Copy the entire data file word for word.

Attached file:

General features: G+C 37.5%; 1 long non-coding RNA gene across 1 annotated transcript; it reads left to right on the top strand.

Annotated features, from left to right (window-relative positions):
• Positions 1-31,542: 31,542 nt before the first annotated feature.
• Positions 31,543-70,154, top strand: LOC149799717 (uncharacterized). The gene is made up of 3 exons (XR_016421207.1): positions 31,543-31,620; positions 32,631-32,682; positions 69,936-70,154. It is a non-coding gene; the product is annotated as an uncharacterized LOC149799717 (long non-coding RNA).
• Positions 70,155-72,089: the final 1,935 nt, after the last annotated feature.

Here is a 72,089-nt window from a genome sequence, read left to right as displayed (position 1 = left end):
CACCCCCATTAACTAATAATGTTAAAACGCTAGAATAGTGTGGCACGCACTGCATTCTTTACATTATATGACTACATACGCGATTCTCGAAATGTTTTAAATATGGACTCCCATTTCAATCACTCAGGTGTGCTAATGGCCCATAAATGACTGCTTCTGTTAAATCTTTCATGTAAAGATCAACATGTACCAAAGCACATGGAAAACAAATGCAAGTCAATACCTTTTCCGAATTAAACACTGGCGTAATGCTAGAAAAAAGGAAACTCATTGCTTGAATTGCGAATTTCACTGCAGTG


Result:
General features: G+C 37.5%; 1 long non-coding RNA gene across 1 annotated transcript; it reads left to right on the top strand.

Annotated features, from left to right (window-relative positions):
• Positions 1-31,542: 31,542 nt before the first annotated feature.
• Positions 31,543-70,154, top strand: LOC149799717 (uncharacterized). The gene is made up of 3 exons (XR_016421207.1): positions 31,543-31,620; positions 32,631-32,682; positions 69,936-70,154. It is a non-coding gene; the product is annotated as an uncharacterized LOC149799717 (long non-coding RNA).
• Positions 70,155-72,089: the final 1,935 nt, after the last annotated feature.

Here is a 72,089-nt window from a genome sequence, read left to right as displayed (position 1 = left end):
CACCCCCATTAACTAATAATGTTAAAACGCTAGAATAGTGTGGCACGCACTGCATTCTTTACATTATATGACTACATACGCGATTCTCGAAATGTTTTAAATATGGACTCCCATTTCAATCACTCAGGTGTGCTAATGGCCCATAAATGACTGCTTCTGTTAAATCTTTCATGTAAAGATCAACATGTACCAAAGCACATGGAAAACAAATGCAAGTCAATACCTTTTCCGAATTAAACACTGGCGTAATGCTAGAAAAAAGGAAACTCATTGCTTGAATTGCGAATTTCACTGCAGTG